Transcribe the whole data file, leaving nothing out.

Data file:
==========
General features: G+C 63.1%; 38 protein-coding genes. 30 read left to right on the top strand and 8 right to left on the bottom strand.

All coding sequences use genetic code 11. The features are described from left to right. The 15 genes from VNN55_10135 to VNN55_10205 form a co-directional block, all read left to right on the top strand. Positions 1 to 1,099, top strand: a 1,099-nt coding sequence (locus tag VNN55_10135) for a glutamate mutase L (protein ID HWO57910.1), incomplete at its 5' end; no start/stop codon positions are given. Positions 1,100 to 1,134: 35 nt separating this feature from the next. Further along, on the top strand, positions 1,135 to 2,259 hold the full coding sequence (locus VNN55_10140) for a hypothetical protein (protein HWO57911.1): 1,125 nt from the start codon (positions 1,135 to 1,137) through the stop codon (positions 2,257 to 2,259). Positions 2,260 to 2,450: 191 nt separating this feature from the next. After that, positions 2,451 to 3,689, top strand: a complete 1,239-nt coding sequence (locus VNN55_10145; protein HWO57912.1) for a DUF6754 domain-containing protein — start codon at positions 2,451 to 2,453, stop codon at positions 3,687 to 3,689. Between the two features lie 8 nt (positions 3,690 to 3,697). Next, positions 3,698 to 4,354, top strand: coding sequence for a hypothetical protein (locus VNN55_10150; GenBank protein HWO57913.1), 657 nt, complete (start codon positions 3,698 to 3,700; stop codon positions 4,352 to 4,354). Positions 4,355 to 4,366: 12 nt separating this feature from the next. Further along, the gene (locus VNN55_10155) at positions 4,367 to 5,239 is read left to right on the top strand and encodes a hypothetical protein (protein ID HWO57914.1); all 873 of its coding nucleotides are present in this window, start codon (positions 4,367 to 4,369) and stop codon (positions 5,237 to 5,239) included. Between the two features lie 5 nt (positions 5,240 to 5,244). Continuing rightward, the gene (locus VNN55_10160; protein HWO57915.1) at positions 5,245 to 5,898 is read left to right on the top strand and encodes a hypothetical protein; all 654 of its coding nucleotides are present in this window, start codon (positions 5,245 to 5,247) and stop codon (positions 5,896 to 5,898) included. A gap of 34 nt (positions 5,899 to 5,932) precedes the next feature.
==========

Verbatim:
General features: G+C 63.1%; 38 protein-coding genes. 30 read left to right on the top strand and 8 right to left on the bottom strand.

All coding sequences use genetic code 11. The features are described from left to right. The 15 genes from VNN55_10135 to VNN55_10205 form a co-directional block, all read left to right on the top strand. Positions 1 to 1,099, top strand: a 1,099-nt coding sequence (locus tag VNN55_10135) for a glutamate mutase L (protein ID HWO57910.1), incomplete at its 5' end; no start/stop codon positions are given. Positions 1,100 to 1,134: 35 nt separating this feature from the next. Further along, on the top strand, positions 1,135 to 2,259 hold the full coding sequence (locus VNN55_10140) for a hypothetical protein (protein HWO57911.1): 1,125 nt from the start codon (positions 1,135 to 1,137) through the stop codon (positions 2,257 to 2,259). Positions 2,260 to 2,450: 191 nt separating this feature from the next. After that, positions 2,451 to 3,689, top strand: a complete 1,239-nt coding sequence (locus VNN55_10145; protein HWO57912.1) for a DUF6754 domain-containing protein — start codon at positions 2,451 to 2,453, stop codon at positions 3,687 to 3,689. Between the two features lie 8 nt (positions 3,690 to 3,697). Next, positions 3,698 to 4,354, top strand: coding sequence for a hypothetical protein (locus VNN55_10150; GenBank protein HWO57913.1), 657 nt, complete (start codon positions 3,698 to 3,700; stop codon positions 4,352 to 4,354). Positions 4,355 to 4,366: 12 nt separating this feature from the next. Further along, the gene (locus VNN55_10155) at positions 4,367 to 5,239 is read left to right on the top strand and encodes a hypothetical protein (protein ID HWO57914.1); all 873 of its coding nucleotides are present in this window, start codon (positions 4,367 to 4,369) and stop codon (positions 5,237 to 5,239) included. Between the two features lie 5 nt (positions 5,240 to 5,244). Continuing rightward, the gene (locus VNN55_10160; protein HWO57915.1) at positions 5,245 to 5,898 is read left to right on the top strand and encodes a hypothetical protein; all 654 of its coding nucleotides are present in this window, start codon (positions 5,245 to 5,247) and stop codon (positions 5,896 to 5,898) included. A gap of 34 nt (positions 5,899 to 5,932) precedes the next feature.